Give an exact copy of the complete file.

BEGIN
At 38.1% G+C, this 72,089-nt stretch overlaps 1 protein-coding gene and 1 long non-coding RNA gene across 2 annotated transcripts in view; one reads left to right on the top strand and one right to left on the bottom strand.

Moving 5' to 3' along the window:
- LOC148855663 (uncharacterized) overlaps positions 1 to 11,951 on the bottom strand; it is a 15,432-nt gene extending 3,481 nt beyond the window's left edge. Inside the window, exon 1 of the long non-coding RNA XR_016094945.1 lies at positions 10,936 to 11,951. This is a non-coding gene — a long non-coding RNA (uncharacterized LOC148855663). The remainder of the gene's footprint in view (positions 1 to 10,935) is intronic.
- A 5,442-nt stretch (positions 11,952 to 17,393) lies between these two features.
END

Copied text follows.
At 38.1% G+C, this 72,089-nt stretch overlaps 1 protein-coding gene and 1 long non-coding RNA gene across 2 annotated transcripts in view; one reads left to right on the top strand and one right to left on the bottom strand.

Moving 5' to 3' along the window:
- LOC148855663 (uncharacterized) overlaps positions 1 to 11,951 on the bottom strand; it is a 15,432-nt gene extending 3,481 nt beyond the window's left edge. Inside the window, exon 1 of the long non-coding RNA XR_016094945.1 lies at positions 10,936 to 11,951. This is a non-coding gene — a long non-coding RNA (uncharacterized LOC148855663). The remainder of the gene's footprint in view (positions 1 to 10,935) is intronic.
- A 5,442-nt stretch (positions 11,952 to 17,393) lies between these two features.